Sex Ed and Mashed Potatoes

dinner

1950’s Scene. Courtesy Wikipedia.

The family dinner table. My favorite place and time. And the very best chance to get what passed for sex education in the 1950’s.

home cookingIt wasn’t their fault. My parents grew up in a more delicate era. Things like sex, reproductive function, personal hygiene, etc. were never discussed in polite company; especially with your children.

But I was one of those annoying kids who always went there. The questions that could not and would not be answered.

The first time in my memory that I realized this, I was about 7 or 8 years old. I went to a very protective catholic school, which, by the way, did nothing to further my quest for sexual knowledge.

We were sent often to religious “retreats”, which were held at a very ethereal, peaceful, almost spa-like locations, usually in the woods. Here we engaged in prayer and meditation; sustained silence was only broken by Mass, or Novena, or Stations of the Cross.

These day-long retreats would include the ever-present lecture, usually by a priest, who reinforced the notion that even thinking about physical contact with a member of the opposite sex was a sin. Kissing was a sin, touching was a sin, lustful thoughts were a sin. Usually classified as a “venial” sin, not a mortal one, which meant you could deal with it in a confessional, and with the right prayer penance, could be forgiven. Whew.

So, from every direction, we were inundated with messages of shame, denial, fear, and to me at age 8, utter confusion. It was then, during a girl scout meeting at school on a Saturday afternoon, that I accepted the challenge. I was to walk into the boys’ lavatory.

There it was;  the first real 4 letter word I had ever seen in print, and it was scratched into the wall of the first stall I checked out. In very primitive script…. F.U.C.K.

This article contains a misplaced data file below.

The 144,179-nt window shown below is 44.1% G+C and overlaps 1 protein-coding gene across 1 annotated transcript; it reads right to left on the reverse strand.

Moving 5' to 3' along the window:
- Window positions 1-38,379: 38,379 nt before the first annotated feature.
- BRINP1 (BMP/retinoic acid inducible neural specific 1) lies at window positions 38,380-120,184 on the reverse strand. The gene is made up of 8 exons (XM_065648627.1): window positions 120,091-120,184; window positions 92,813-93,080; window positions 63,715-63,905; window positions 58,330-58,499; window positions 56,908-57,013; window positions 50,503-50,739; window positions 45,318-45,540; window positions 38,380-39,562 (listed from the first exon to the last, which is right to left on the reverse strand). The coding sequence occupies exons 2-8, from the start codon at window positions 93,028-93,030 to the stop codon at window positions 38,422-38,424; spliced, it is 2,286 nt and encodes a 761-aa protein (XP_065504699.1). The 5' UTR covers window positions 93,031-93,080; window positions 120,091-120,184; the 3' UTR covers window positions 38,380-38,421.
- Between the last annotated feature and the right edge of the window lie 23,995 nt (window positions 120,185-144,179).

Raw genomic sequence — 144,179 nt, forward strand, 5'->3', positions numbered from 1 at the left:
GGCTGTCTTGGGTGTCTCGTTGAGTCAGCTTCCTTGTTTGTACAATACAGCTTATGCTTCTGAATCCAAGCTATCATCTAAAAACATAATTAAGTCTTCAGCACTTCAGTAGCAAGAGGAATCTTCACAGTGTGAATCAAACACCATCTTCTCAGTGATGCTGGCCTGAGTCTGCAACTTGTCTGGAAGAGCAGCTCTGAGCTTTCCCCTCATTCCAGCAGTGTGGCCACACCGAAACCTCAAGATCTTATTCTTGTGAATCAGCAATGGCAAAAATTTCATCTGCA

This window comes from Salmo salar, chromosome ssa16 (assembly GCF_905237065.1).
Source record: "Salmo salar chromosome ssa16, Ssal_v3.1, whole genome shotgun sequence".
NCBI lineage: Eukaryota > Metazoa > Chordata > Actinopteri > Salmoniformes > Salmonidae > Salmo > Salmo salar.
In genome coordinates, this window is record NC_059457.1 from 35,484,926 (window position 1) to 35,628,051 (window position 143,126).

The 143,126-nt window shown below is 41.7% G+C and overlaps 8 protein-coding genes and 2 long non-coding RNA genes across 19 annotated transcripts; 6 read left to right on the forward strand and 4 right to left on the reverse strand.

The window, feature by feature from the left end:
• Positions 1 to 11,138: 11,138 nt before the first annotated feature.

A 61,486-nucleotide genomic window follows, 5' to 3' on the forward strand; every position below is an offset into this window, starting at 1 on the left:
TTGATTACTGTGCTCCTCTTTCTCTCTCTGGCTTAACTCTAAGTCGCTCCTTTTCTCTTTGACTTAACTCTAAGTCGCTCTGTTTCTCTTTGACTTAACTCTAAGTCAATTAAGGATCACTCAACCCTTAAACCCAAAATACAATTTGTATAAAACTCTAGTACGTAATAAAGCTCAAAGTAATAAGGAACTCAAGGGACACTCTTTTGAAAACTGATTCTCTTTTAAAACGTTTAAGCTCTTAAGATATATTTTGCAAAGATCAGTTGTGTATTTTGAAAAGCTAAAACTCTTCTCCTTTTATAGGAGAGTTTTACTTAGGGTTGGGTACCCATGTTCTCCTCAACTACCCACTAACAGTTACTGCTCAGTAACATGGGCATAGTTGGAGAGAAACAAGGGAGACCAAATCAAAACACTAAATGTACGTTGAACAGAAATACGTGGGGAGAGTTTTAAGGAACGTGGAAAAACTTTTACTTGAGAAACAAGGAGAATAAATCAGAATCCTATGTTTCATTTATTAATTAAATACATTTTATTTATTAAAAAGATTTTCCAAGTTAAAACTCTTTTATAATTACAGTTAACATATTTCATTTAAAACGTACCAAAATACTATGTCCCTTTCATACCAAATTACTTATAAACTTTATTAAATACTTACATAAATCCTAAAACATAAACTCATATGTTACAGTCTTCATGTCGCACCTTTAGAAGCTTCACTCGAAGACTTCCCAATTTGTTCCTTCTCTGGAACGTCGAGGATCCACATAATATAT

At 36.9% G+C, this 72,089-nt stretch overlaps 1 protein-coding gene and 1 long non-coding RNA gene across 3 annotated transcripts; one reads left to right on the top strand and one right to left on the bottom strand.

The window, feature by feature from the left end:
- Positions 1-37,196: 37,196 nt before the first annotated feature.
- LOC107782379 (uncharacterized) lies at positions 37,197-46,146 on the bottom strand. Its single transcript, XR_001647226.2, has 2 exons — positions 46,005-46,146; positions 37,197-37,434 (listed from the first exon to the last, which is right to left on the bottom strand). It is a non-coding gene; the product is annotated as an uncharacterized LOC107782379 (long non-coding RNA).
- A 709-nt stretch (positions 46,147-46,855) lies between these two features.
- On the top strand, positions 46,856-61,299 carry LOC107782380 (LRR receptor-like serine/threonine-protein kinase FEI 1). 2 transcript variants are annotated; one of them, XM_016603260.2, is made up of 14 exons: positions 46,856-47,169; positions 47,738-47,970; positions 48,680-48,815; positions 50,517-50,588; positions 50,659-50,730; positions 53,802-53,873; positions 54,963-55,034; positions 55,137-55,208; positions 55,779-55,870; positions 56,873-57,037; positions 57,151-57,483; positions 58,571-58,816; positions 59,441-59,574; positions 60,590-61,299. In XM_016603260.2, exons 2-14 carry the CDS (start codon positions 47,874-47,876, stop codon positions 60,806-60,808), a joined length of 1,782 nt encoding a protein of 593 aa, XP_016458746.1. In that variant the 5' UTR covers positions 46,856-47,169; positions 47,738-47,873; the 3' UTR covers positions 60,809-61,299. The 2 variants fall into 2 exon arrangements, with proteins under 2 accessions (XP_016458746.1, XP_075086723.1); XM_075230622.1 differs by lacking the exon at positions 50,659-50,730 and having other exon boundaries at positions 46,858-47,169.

While friends stood giggling and staring in at the urinals from the hallway, I made my escape. But the seed was planted.

table

This was more like it. In the kitchen, without the tablecloth.

That night at dinner, I waited until we were all seated at the table. I looked over at my mother, who was usually the last one to start her meal, and I popped the question.

“What does F.U.C.K. mean ?” It was simple, logical, unemotional, and stated as a matter of fact. I had no reason to fear or be ashamed of the question, or apprehensive of the answer.

Until my mother dropped her fork, turned beet-red, and stared over at Dad for moral support. He grinned widely; I will never forget the look, and said. “Go ahead, tell her, Mom”.

She died in 1980 at the age of 53. I never received her answer.

I never made the connection, but about a year prior, my mother was pregnant with her fourth child when I looked at her bulging middle and asked the inevitable “Where do babies come from and how does it happen?” This time, she didn’t exactly dodge the question. Somewhere between “pass the mashed potatoes” and “do you want gravy on yours?”, I got this response, and I quote “It is what happens when you sleep with a boy”.

At the time, I remember feeling lucky that I only had sisters. We alternated bedding and often shared an open-spring, double bed with my grandmother, or one of my two sisters. We had many overnight stays with cousins out of town; again, all girls. So, at least until my two younger brothers arrived, I was safe, and not pregnant.

There were films that we were shown at the Y.W.C.A. much later on, maybe age 12 or 13, regarding reproduction, feminine hygiene, etc. It was all very clinical and impersonal, and in my opinion, came way too late.

Most of what I learned about the facts of life came somewhere between those dinner table sessions and the film. It usually came while sitting outside, playing jacks or making a chalk line for hopscotch. Sometimes while riding a bike with a friend, or using the key to adjust our roller-skates; the information was sketchy at best, and just left me more confused and curious.

I had one resourceful neighbor who would take his dad’s old Playboy magazines and bury them in the woods behind our house, proudly sharing them with us when he could; no doubt to elicit the shock from us, the innocents, the girls.

With time, I learned to do a little more research before asking the big questions.  The family dinner in the 1950’s was mandatory, almost sacred. It was the perfect place to have a captive audience.

I took my shot. I have no regrets. I will never forget the intense reactions I received.

This stuff mattered. It was important. But I would have to go seek out the real answers on my own. After all, this was not the dawning of the Age of Aquarius. This was the decade that preceded it.

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4 Responses to Sex Ed and Mashed Potatoes

  1. lbeth1950 says:

    Love, love this. Will have to send you link to my similar post? Are you my doppelgänger?

  2. Pingback: sex education, 1950s style | Riddle from the Middle

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